As the festive season approaches, the children in my neighborhood will be looking forward to the Christmas party I have been organizing. The truth is that I have practically purchased everything I’ll need for this year’s party except the chicken. I am still debating whether to use local or imported chicken, though I have always loved the freshness of the local chicken. This unresolved puzzle of mine is due to the recent high cost of local chicken on the market.
Local chicken, a very affordable animal protein, enjoyed by many households, now seems to be a luxury for the affluent, and I don’t get it! What is causing this? And why must we import them when we can rear them in almost every household? Growing up in Mamprobi, a suburb of Accra, domestic chicken rearing was done in almost every home I played. The routine feeding of the birds and cleaning of the coop was done by the children under the supervision of the adults, primarily our mothers, who prepared delicious meals with the chicken at home. My curiosity about what our local poultry farms are doing to combat the high cost of chicken made me learn about their challenges.
In recent times, poultry feed has become a “red diamond”. According to an article in The Daily Graphic, a poultry farmer confessed that he feeds his birds every other day. The prices of maize and soya, which are the key components of poultry feed, have soared, making the feed prohibitively expensive. The production of these raw materials has been derailed as a result of changes in weather and rainfall patterns. These crops, which are mostly rain-fed cultivated, have been met with dry spells, thereby affecting potential yield. Additionally, a shortage of fertilizers due to the COVID-19 pandemic has also led to the low production of maize.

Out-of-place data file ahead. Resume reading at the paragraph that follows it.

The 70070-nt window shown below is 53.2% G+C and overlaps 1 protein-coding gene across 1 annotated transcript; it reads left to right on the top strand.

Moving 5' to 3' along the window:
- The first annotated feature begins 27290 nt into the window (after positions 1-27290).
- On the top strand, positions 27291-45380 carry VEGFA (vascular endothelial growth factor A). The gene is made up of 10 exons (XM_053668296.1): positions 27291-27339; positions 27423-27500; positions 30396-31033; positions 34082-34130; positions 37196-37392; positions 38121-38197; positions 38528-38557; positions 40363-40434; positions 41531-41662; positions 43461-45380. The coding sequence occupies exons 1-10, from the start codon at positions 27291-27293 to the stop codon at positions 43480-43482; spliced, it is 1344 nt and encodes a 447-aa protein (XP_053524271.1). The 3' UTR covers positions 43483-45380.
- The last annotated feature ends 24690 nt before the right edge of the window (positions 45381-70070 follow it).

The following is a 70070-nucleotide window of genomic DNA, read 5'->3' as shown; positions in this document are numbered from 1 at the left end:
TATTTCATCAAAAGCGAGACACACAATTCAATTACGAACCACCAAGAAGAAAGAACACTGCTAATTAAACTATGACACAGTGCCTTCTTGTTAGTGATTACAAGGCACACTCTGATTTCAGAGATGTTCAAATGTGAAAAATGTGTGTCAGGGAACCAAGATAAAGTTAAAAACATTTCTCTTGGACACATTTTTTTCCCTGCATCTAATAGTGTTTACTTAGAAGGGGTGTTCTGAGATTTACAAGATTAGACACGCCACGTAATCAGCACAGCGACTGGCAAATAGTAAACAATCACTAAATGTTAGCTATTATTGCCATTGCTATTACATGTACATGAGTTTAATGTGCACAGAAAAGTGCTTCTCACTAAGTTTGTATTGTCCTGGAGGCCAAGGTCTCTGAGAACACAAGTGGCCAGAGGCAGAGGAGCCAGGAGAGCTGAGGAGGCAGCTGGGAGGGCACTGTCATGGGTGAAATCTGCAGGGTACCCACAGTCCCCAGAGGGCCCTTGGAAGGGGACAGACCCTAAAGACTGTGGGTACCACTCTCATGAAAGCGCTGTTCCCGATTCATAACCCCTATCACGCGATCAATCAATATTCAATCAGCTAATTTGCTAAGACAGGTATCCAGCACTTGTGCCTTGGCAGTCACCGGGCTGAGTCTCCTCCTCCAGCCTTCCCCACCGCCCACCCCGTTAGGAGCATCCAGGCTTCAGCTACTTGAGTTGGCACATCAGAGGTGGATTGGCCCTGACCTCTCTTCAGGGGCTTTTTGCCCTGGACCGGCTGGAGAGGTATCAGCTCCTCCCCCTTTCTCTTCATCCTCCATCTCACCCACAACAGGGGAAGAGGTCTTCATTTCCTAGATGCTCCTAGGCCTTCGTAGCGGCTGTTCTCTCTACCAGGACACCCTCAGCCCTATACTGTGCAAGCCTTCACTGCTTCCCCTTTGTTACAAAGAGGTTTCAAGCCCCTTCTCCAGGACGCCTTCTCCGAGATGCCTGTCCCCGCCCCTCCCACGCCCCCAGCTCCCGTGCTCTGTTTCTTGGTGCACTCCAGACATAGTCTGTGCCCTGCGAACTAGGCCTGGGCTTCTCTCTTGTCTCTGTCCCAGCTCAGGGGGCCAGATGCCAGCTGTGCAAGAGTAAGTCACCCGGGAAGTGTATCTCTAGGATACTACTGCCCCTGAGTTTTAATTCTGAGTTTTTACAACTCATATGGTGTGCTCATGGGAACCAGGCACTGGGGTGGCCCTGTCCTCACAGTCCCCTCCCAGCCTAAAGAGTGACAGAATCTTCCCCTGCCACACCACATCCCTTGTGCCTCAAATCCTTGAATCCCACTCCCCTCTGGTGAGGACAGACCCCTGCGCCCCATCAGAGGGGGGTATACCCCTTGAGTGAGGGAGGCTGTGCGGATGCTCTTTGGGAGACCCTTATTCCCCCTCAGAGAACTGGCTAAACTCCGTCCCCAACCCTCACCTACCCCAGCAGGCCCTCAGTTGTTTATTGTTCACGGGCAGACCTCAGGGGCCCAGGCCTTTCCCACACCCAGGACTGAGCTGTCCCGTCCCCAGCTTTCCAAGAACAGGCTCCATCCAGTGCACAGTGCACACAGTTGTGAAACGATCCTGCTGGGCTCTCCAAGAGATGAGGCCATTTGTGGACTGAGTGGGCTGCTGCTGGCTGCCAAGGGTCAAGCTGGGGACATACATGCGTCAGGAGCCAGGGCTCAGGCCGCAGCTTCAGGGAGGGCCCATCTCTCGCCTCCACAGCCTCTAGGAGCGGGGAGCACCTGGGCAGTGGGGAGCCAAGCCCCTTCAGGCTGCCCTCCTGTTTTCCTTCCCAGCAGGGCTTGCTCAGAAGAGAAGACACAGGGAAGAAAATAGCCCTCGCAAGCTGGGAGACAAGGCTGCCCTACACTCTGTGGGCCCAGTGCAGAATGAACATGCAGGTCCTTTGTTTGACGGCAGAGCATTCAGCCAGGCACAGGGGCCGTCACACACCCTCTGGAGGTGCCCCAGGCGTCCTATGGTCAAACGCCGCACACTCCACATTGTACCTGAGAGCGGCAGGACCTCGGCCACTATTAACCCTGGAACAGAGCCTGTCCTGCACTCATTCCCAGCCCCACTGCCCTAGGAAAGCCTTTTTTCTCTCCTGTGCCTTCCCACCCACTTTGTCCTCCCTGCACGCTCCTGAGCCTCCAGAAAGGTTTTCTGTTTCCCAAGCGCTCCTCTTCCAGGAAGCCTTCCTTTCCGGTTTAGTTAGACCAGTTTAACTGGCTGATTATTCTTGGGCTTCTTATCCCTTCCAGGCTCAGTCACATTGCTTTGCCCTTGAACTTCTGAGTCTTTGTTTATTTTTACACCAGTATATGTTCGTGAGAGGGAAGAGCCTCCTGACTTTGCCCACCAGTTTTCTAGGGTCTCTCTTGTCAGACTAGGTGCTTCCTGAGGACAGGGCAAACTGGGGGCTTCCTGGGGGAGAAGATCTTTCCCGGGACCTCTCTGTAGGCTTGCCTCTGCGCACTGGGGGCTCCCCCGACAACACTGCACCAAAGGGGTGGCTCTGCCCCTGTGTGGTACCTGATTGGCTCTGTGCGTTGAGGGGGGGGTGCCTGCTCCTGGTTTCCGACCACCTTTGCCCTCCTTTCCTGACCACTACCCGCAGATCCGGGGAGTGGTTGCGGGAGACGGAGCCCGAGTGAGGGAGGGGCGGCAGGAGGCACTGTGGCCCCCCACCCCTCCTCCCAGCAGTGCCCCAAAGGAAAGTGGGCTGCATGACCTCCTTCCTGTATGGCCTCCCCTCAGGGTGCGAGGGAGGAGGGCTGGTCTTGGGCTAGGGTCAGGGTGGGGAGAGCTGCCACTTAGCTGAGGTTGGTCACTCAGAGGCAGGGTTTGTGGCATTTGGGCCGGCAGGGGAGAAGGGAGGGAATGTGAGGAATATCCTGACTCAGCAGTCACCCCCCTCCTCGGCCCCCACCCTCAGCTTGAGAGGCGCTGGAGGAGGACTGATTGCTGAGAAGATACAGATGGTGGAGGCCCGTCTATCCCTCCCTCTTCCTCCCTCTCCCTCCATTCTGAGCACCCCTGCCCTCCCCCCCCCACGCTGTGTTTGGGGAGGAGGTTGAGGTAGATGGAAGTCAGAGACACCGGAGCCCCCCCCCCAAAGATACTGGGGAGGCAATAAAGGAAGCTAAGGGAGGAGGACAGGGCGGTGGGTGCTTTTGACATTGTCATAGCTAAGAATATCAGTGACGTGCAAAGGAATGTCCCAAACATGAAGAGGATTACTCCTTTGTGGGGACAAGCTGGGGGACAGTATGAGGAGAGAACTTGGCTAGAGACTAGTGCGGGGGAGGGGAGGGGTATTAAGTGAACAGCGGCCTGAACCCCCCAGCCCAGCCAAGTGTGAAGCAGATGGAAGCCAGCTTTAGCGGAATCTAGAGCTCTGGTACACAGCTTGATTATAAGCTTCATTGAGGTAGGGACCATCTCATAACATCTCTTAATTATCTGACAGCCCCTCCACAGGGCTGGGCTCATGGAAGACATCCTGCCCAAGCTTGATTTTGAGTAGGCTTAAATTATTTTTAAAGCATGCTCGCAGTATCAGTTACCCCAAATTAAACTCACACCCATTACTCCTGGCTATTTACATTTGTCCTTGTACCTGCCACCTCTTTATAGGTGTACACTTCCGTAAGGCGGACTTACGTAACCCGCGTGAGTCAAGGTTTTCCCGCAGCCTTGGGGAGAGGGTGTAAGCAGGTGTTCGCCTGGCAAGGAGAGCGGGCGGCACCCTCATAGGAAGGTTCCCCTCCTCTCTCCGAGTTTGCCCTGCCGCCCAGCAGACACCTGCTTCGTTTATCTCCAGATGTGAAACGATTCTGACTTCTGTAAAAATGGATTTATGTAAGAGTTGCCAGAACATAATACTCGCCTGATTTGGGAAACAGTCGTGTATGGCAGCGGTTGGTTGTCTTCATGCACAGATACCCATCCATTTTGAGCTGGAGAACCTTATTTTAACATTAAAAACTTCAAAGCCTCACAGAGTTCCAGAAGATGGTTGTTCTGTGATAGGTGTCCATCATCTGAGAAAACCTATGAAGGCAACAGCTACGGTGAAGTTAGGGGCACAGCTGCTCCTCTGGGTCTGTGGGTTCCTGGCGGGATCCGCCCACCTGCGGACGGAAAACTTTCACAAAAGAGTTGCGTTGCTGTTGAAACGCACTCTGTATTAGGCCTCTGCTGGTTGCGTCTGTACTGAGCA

The new avian flu outbreak is another important contributor to the high cost of local chicken. In July of this year, approximately 6,000 dead birds were discovered on seven farms in Ghana’s Greater Accra, Volta, and Central regions. This resulted in the destruction of 4,500 birds and the restriction of poultry products nationwide. This outbreak hampered the production of chicken and the sale of poultry products, as consumers feared contracting the disease when they came into contact with an infected bird. As a result, the economic value of the poultry sector has decreased as many affected farms have folded up.
I love my country, Ghana, and in contributing my quota, I hope to start a poultry farm to help salvage the chicken crisis because it’s obvious our local production is insufficient to meet our national demand.
But with all these challenges confronting the industry, will it be able to survive? Is it even profitable? This is my headache as the festive season draws near.
To conclude, I still believe the poultry industry has the potential to support our GDP and I will call on the government to do more to help the sector.